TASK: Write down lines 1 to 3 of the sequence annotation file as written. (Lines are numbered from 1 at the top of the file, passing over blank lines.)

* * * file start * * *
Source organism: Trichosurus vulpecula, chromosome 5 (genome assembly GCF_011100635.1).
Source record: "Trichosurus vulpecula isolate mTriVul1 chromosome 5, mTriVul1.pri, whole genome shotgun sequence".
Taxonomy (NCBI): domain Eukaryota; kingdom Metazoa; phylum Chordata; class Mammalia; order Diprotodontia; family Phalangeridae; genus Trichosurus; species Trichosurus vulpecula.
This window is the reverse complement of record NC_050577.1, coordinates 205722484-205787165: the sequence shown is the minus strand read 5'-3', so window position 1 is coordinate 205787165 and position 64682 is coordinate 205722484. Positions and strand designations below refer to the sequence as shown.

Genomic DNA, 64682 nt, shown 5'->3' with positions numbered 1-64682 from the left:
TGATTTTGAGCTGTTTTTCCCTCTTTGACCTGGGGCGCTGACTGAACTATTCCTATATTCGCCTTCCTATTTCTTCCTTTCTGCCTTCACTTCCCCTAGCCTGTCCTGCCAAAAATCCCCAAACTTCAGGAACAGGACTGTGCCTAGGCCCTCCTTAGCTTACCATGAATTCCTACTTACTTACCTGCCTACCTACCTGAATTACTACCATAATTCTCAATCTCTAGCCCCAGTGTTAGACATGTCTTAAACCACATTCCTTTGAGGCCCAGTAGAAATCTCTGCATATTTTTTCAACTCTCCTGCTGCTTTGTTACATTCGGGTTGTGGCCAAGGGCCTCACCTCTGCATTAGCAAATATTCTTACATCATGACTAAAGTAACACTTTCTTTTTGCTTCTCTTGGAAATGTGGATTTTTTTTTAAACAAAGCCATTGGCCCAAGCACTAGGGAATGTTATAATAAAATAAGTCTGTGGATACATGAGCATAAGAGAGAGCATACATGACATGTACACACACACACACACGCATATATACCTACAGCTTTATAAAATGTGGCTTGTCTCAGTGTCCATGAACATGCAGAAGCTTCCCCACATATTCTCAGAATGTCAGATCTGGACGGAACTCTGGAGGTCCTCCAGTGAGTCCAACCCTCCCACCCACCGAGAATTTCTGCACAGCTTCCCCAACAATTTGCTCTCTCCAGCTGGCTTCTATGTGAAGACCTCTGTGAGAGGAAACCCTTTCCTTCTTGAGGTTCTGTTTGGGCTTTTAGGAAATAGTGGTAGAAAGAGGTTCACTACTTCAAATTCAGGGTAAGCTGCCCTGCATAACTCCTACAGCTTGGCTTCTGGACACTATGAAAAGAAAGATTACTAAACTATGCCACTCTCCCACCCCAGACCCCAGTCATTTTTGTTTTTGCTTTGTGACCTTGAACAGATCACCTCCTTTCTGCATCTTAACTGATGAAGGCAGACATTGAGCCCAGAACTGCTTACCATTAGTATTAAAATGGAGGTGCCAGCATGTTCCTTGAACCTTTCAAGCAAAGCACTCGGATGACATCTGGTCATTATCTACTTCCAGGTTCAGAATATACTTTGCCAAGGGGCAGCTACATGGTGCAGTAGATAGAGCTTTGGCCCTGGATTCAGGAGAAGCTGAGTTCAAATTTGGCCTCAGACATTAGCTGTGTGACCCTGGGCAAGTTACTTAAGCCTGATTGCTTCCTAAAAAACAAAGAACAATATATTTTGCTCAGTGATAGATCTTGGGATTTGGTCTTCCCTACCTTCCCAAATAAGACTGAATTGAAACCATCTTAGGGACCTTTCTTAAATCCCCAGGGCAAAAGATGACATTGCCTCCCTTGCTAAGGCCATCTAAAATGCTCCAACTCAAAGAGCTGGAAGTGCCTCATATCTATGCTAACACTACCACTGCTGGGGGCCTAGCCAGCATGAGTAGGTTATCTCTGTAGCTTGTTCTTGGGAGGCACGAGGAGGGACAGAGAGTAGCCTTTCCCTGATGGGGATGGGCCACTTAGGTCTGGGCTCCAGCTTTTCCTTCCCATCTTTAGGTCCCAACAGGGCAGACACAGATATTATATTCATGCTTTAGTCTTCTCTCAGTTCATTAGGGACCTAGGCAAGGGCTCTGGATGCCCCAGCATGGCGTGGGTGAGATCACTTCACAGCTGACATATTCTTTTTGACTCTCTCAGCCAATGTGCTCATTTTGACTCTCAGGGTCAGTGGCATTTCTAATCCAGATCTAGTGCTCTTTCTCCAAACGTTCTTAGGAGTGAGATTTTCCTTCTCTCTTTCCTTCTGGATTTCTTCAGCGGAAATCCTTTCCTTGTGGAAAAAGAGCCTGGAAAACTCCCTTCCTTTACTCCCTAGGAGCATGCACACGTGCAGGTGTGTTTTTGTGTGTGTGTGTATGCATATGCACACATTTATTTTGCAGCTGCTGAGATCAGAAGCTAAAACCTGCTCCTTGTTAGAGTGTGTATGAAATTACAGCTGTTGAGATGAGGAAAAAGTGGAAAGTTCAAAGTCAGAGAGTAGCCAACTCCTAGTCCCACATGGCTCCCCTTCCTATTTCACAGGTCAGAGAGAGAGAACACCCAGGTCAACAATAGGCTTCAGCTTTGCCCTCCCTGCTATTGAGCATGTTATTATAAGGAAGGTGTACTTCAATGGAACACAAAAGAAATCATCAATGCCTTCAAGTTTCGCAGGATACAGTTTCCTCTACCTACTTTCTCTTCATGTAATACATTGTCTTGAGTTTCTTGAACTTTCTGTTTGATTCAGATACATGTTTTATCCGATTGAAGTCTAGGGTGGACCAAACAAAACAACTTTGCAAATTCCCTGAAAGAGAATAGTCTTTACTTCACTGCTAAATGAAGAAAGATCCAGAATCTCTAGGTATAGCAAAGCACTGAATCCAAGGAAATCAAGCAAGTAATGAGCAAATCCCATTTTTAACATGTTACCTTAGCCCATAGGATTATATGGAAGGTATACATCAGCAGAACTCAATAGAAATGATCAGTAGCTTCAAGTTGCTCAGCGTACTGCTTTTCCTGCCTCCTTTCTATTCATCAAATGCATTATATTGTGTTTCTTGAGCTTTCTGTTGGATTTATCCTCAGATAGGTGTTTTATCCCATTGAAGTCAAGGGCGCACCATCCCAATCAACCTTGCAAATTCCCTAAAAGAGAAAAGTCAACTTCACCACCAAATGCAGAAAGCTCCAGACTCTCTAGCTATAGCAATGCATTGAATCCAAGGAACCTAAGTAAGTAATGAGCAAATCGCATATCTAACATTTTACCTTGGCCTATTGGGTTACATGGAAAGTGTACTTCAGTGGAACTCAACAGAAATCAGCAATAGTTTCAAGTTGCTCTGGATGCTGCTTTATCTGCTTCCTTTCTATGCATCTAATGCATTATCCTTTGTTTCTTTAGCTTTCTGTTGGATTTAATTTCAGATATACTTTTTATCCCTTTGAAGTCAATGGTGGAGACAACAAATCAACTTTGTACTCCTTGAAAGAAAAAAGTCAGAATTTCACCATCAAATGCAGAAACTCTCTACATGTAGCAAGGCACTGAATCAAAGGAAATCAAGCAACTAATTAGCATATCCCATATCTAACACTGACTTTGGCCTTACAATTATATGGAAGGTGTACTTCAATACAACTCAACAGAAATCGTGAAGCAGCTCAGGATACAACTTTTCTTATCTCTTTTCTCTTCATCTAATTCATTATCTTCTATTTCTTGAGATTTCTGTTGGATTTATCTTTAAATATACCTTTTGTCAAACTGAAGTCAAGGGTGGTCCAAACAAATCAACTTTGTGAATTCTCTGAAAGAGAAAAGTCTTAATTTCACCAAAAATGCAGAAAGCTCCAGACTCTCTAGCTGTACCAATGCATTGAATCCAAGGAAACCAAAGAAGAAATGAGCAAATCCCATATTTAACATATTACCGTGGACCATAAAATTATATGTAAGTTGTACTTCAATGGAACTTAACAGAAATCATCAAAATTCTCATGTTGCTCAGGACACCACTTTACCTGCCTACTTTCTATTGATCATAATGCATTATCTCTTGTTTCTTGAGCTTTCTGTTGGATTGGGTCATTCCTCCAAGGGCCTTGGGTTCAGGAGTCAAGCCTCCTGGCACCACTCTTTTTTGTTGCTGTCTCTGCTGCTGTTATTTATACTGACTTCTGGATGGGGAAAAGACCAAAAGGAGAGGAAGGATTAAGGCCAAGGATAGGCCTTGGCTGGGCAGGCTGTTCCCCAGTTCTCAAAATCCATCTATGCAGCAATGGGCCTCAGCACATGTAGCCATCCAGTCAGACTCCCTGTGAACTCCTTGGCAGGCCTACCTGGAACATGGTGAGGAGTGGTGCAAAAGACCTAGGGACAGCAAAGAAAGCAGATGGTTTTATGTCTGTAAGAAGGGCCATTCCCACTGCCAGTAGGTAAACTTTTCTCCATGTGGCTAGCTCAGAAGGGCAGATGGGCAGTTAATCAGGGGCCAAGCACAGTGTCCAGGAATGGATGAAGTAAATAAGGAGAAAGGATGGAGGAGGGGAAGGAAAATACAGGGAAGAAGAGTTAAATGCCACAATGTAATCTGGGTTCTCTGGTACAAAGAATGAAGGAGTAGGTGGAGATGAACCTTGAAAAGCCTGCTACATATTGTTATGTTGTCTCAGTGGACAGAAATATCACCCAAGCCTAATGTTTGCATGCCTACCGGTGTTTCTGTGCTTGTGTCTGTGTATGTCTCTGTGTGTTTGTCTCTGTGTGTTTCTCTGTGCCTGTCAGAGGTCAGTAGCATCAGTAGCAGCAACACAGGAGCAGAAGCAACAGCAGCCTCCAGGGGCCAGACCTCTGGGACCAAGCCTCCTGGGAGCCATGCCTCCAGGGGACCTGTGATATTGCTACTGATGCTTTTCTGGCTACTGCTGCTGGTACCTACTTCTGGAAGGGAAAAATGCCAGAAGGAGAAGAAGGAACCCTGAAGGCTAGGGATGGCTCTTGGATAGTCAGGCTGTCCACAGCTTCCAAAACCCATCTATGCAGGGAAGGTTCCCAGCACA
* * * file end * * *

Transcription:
Source organism: Trichosurus vulpecula, chromosome 5 (genome assembly GCF_011100635.1).
Source record: "Trichosurus vulpecula isolate mTriVul1 chromosome 5, mTriVul1.pri, whole genome shotgun sequence".
Taxonomy (NCBI): domain Eukaryota; kingdom Metazoa; phylum Chordata; class Mammalia; order Diprotodontia; family Phalangeridae; genus Trichosurus; species Trichosurus vulpecula.